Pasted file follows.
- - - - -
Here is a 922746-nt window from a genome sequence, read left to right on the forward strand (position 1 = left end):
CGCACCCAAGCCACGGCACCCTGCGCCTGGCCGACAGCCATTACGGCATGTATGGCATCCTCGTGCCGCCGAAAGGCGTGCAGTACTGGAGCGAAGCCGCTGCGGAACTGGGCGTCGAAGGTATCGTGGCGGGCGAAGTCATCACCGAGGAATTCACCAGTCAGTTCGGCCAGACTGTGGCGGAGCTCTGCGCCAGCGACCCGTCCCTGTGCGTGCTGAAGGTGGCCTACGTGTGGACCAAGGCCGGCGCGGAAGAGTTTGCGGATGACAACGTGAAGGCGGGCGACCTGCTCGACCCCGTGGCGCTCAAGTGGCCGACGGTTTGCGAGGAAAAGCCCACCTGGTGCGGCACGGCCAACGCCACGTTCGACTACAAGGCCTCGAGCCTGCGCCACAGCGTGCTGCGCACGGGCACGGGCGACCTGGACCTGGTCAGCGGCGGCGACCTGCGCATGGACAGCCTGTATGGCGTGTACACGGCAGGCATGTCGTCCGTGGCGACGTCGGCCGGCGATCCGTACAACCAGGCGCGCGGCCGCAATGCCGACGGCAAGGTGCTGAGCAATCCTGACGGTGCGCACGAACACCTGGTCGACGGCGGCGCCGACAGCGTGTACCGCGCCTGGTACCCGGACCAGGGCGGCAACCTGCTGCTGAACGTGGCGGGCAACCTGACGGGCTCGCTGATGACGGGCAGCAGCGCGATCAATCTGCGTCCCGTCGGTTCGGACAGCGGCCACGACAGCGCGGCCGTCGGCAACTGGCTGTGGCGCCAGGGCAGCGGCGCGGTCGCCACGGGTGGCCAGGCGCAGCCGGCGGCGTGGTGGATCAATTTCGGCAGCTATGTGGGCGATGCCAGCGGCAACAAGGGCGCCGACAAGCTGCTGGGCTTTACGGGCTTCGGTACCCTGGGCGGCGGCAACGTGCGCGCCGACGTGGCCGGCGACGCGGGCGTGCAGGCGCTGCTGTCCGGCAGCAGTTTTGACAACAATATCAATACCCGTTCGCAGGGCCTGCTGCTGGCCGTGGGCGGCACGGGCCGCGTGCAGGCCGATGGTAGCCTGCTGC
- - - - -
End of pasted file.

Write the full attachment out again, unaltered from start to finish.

Here is a 922746-nt window from a genome sequence, read left to right on the forward strand (position 1 = left end):
CGCACCCAAGCCACGGCACCCTGCGCCTGGCCGACAGCCATTACGGCATGTATGGCATCCTCGTGCCGCCGAAAGGCGTGCAGTACTGGAGCGAAGCCGCTGCGGAACTGGGCGTCGAAGGTATCGTGGCGGGCGAAGTCATCACCGAGGAATTCACCAGTCAGTTCGGCCAGACTGTGGCGGAGCTCTGCGCCAGCGACCCGTCCCTGTGCGTGCTGAAGGTGGCCTACGTGTGGACCAAGGCCGGCGCGGAAGAGTTTGCGGATGACAACGTGAAGGCGGGCGACCTGCTCGACCCCGTGGCGCTCAAGTGGCCGACGGTTTGCGAGGAAAAGCCCACCTGGTGCGGCACGGCCAACGCCACGTTCGACTACAAGGCCTCGAGCCTGCGCCACAGCGTGCTGCGCACGGGCACGGGCGACCTGGACCTGGTCAGCGGCGGCGACCTGCGCATGGACAGCCTGTATGGCGTGTACACGGCAGGCATGTCGTCCGTGGCGACGTCGGCCGGCGATCCGTACAACCAGGCGCGCGGCCGCAATGCCGACGGCAAGGTGCTGAGCAATCCTGACGGTGCGCACGAACACCTGGTCGACGGCGGCGCCGACAGCGTGTACCGCGCCTGGTACCCGGACCAGGGCGGCAACCTGCTGCTGAACGTGGCGGGCAACCTGACGGGCTCGCTGATGACGGGCAGCAGCGCGATCAATCTGCGTCCCGTCGGTTCGGACAGCGGCCACGACAGCGCGGCCGTCGGCAACTGGCTGTGGCGCCAGGGCAGCGGCGCGGTCGCCACGGGTGGCCAGGCGCAGCCGGCGGCGTGGTGGATCAATTTCGGCAGCTATGTGGGCGATGCCAGCGGCAACAAGGGCGCCGACAAGCTGCTGGGCTTTACGGGCTTCGGTACCCTGGGCGGCGGCAACGTGCGCGCCGACGTGGCCGGCGACGCGGGCGTGCAGGCGCTGCTGTCCGGCAGCAGTTTTGACAACAATATCAATACCCGTTCGCAGGGCCTGCTGCTGGCCGTGGGCGGCACGGGCCGCGTGCAGGCCGATGGTAGCCTGCTGC